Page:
Picture: 123RF/Amir Zukanovic
Picture: 123RF/Amir Zukanovic

Buy more than three items from online international retail sites, such as Amazon, in the space of a year and you will automatically become an official importer in the eyes of Sars — and you will need to apply for a special code before getting your hands on your purchases.

Since 2013‚ the amended Customs and Excise Act has allowed South Africans to "import" no more than three "consignments" from overseas — with a value of less than R50‚000 — in a calendar year without registering with customs. In other words‚ if you bring four or more overseas purchases into the country during the course of a year‚ you need to apply for what’s referred to as an importer’s code.

Customs insiders say Sars only began enforcing this requirement in April this year‚ so it is only now starting to affect those who have discovered the joys — and the bargains — of shopping on international sites, such as Amazon and Alibaba.

‘If a person brings goods into the country more than three times in a calendar year‚ irrespective of whether it is for personal use or not‚ then they will indeed have to apply for an importer’s code’ ~ Sars

Mike Hibbert is one of them. He currently has two packages‚ both personal-use items‚ "stuck" at customs in Cape Town. It was when he contacted the couriers — UPS and Aramex — to query the non-delivery that he discovered the "more than three imports and you need to apply for an importer’s code" rule.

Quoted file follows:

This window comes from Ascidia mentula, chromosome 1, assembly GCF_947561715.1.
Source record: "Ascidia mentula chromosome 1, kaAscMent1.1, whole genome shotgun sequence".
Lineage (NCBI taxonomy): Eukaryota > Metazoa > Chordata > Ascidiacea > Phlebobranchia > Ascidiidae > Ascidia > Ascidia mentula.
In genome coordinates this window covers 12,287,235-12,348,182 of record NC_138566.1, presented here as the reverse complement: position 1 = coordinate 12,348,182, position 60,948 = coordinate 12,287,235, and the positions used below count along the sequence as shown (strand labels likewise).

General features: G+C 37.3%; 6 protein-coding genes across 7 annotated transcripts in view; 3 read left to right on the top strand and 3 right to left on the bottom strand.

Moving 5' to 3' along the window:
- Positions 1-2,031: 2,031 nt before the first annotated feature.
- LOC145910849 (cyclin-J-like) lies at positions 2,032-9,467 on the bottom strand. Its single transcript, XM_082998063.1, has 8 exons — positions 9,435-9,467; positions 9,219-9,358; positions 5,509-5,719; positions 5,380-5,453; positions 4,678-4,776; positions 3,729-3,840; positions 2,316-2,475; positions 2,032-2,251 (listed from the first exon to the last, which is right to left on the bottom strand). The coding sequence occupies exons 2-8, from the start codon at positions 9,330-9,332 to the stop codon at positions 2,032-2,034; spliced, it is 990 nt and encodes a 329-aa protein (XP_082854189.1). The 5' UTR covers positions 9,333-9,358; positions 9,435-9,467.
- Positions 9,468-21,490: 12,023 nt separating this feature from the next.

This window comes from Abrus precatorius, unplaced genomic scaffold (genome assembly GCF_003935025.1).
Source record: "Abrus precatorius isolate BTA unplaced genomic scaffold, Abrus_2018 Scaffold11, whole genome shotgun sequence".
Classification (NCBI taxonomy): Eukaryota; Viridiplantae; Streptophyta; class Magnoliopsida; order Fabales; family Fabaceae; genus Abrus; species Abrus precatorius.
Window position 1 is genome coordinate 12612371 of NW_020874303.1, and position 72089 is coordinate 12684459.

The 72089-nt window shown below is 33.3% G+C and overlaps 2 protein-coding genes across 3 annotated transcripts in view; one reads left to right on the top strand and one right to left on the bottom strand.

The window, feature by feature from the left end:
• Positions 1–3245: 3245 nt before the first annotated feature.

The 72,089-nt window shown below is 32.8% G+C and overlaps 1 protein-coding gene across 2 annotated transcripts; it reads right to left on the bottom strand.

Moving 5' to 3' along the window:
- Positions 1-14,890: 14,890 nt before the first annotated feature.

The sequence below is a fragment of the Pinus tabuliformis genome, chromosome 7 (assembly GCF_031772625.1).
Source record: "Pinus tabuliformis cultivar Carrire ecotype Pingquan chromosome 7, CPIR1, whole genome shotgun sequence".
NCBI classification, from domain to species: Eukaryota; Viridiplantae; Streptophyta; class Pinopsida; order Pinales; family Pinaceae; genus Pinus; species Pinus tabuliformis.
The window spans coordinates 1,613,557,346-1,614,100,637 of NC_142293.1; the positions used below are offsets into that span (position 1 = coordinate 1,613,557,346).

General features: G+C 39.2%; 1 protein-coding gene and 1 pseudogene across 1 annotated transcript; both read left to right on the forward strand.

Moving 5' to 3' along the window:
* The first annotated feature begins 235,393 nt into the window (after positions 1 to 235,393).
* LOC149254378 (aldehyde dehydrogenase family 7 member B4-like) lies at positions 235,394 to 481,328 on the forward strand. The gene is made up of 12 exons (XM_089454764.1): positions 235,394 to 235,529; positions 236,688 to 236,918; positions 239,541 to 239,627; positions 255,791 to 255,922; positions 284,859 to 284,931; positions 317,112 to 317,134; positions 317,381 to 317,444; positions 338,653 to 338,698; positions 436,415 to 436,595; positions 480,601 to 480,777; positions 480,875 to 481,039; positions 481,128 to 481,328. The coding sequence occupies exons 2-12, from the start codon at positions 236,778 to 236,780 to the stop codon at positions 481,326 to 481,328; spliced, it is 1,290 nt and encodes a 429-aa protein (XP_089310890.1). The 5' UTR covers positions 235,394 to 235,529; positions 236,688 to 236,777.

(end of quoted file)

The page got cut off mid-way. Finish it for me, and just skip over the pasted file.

"I pay my import duties against my ID‚ allowing Sars to track what I’m ‘importing’ and the customs duty and VAT I’m paying on it — so why do I need an import code?" he asked. "I am an individual consumer just buying stuff for me; not an import company. It just doesn’t make sense!"

A Sars spokesperson confirmed: "If a person brings goods into the country more than three times in a calendar year‚ irrespective of whether it is for personal use or not‚ then they will indeed have to apply for an importer’s code."

But it’s not a simple process. Hibbert found a company that was willing to apply for the code on his behalf to spare him the time and effort‚ but the service would have cost R1‚600 — so he opted to do it himself‚ last week.

Here is what’s required to apply for an importer’s code:

• A completed DA 185 form (from Sars)
• A certified copy of your ID card‚ front and back
• Proof of address‚ such as a utility bill
• A recent tax clearance certificate
• A stamped letter of good standing or bank statement from your bank
• A consent letter or affidavit confirming that all the information is true

So be prepared to tackle the red tape required for an importer’s code — or restrict your purchases from overseas retail websites to three a year.

"Sars appears to have done a really bad job of informing the public of this requirement‚ leaving many of us to find out the hard way‚" said Hibbert.

A former customs official now working for a clearing agency told TimesLIVE that consumers buying second-hand goods from foreign-based sites, such as e-Bay, were also required to apply for an import permit from the International Trade Administration Commission (Itac).

Johnny Matthews of Plettenberg Bay is also having trouble getting his hands on goods that he’s paid an overseas company for‚ but for a different reason. Six months ago‚ he took out a 12-month subscription to the weekly UK magazine My Week‚ paying more than R2‚700. To date he’s only received one copy‚ despite his many queries with his local post office and distribution centre.

"The time has come for the South African Post Office to publicly warn South Africans not to expect delivery of goods posted from abroad‚" he said. The Post Office has yet to respond.

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